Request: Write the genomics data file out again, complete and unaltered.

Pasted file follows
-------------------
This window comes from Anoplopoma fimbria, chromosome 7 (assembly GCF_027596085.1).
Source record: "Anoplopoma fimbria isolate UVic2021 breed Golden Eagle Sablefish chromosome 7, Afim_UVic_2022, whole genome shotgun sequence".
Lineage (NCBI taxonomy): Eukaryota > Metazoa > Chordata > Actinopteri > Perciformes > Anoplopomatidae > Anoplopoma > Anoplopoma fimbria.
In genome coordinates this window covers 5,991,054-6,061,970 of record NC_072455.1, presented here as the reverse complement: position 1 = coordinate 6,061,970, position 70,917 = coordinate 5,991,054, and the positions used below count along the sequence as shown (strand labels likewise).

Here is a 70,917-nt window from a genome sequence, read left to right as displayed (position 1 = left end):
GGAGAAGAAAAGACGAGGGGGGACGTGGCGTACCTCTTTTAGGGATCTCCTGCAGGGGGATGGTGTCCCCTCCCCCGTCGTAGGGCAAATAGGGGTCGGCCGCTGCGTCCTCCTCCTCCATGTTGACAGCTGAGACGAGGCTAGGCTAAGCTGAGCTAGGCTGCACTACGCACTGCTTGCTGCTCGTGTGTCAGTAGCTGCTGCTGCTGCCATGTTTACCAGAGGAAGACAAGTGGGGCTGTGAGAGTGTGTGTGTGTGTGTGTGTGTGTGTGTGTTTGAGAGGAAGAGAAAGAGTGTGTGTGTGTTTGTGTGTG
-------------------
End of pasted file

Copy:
This window comes from Anoplopoma fimbria, chromosome 7 (assembly GCF_027596085.1).
Source record: "Anoplopoma fimbria isolate UVic2021 breed Golden Eagle Sablefish chromosome 7, Afim_UVic_2022, whole genome shotgun sequence".
Lineage (NCBI taxonomy): Eukaryota > Metazoa > Chordata > Actinopteri > Perciformes > Anoplopomatidae > Anoplopoma > Anoplopoma fimbria.
In genome coordinates this window covers 5,991,054-6,061,970 of record NC_072455.1, presented here as the reverse complement: position 1 = coordinate 6,061,970, position 70,917 = coordinate 5,991,054, and the positions used below count along the sequence as shown (strand labels likewise).

Here is a 70,917-nt window from a genome sequence, read left to right as displayed (position 1 = left end):
GGAGAAGAAAAGACGAGGGGGGACGTGGCGTACCTCTTTTAGGGATCTCCTGCAGGGGGATGGTGTCCCCTCCCCCGTCGTAGGGCAAATAGGGGTCGGCCGCTGCGTCCTCCTCCTCCATGTTGACAGCTGAGACGAGGCTAGGCTAAGCTGAGCTAGGCTGCACTACGCACTGCTTGCTGCTCGTGTGTCAGTAGCTGCTGCTGCTGCCATGTTTACCAGAGGAAGACAAGTGGGGCTGTGAGAGTGTGTGTGTGTGTGTGTGTGTGTGTGTGTTTGAGAGGAAGAGAAAGAGTGTGTGTGTGTTTGTGTGTG